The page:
Janet Jackson's infamous wardrobe malfunction in 2004 may go through a lengthy process in the Supreme Court. The FCC originally charged CBS $550,000 for Jackson's exposure, but now it seems the fines may not hold up in court.
Though Janet Jackson herself may never appear in Supreme Court, her briefly exposed breast during Super Bowl halftime could certainly cost CBS dearly- they've been fighting the ruling ever since. In November, a federal appeals court found that the Federal Communication Commission's sanctions were not lawful, however, so network executives were no doubt relieved.
Still, the FCC has requested that the case be retried by the Supreme Court after being rejected by another court in January. That judge found that the FCC's actions had been established "arbitrarily and capriciously," according to CNN, because "the commission did not give the media companies proper prior warning about subsequent changes in its enforcement policies."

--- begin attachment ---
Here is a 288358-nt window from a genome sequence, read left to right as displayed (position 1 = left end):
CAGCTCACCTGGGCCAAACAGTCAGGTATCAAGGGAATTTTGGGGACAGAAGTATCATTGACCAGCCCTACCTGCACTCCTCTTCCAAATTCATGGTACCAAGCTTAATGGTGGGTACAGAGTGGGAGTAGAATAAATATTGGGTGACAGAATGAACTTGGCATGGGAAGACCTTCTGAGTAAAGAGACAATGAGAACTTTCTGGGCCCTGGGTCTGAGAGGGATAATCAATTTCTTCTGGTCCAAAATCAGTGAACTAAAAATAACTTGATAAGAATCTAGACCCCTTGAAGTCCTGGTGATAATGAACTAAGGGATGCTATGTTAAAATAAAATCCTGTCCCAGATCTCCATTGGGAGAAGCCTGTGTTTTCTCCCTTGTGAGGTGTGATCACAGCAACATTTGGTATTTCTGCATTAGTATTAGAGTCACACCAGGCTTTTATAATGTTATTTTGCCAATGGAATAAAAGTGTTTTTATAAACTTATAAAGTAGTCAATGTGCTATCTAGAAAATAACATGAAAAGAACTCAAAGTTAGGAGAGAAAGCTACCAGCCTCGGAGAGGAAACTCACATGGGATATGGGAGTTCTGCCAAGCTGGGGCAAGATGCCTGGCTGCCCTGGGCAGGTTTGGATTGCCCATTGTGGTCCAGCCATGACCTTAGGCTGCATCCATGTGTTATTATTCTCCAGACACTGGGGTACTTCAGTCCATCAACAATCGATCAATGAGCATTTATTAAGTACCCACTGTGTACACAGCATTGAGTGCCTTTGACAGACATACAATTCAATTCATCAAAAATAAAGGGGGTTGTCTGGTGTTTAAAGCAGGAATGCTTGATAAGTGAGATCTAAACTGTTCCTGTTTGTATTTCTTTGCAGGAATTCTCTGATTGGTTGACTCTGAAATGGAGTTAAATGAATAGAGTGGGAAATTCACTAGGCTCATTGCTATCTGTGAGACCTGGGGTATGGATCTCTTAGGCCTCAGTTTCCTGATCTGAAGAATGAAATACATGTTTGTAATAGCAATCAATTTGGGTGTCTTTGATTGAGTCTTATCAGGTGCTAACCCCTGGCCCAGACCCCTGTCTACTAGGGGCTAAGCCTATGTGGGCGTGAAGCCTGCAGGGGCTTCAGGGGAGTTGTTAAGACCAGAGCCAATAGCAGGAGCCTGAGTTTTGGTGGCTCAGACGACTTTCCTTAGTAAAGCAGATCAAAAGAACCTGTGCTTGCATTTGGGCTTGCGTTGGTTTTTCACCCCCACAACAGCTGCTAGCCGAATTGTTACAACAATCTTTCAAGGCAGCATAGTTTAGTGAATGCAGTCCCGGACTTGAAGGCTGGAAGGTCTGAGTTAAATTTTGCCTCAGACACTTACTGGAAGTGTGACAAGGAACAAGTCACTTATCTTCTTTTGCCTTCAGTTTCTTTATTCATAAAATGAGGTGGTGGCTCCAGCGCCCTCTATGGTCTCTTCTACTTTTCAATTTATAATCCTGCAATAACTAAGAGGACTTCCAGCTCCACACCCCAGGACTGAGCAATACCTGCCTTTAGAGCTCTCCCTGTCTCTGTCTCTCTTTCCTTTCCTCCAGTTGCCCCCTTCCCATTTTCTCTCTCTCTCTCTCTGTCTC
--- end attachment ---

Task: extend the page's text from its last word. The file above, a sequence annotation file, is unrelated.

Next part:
Then, the court was pointing out that the FCC's policies had changed only a month after Jackson's notorious exposure- after, they slapped CBS and 20 other affiliates with fines.
The FCC's strategy is not to force another rehearing of the trial immediately- they'd rather wait. The government agency plans to stake their claim on the back of another case, an indecency claim against Fox for profanity on an award show, according to Multichannel News.
The Supreme Court's ruling on that case could bolster the claim that CBS should also be labeled indecent- the act shocked fans nationwide.
"How can nudity and a striptease in front of 90 million unsuspecting viewers not qualify as indecency?" Tim Winter, Parents Council President, previously told CNN after the 2011 decision to throw out the case.
Janet Jackson and Justin Timberlake performed a duet together, mixing together each of their respective popular hit songs. At the end of the performance, Timberlake cried out "Imma have you naked by the end of this song," then pulled off part of Jackson's outfit, exposing her breast.
For little more than a few moments, the most watched event of the year showed nudity. Later, FCC would claim that "alarm bells" had gone off, warning them that the two entertainers planned the entire event.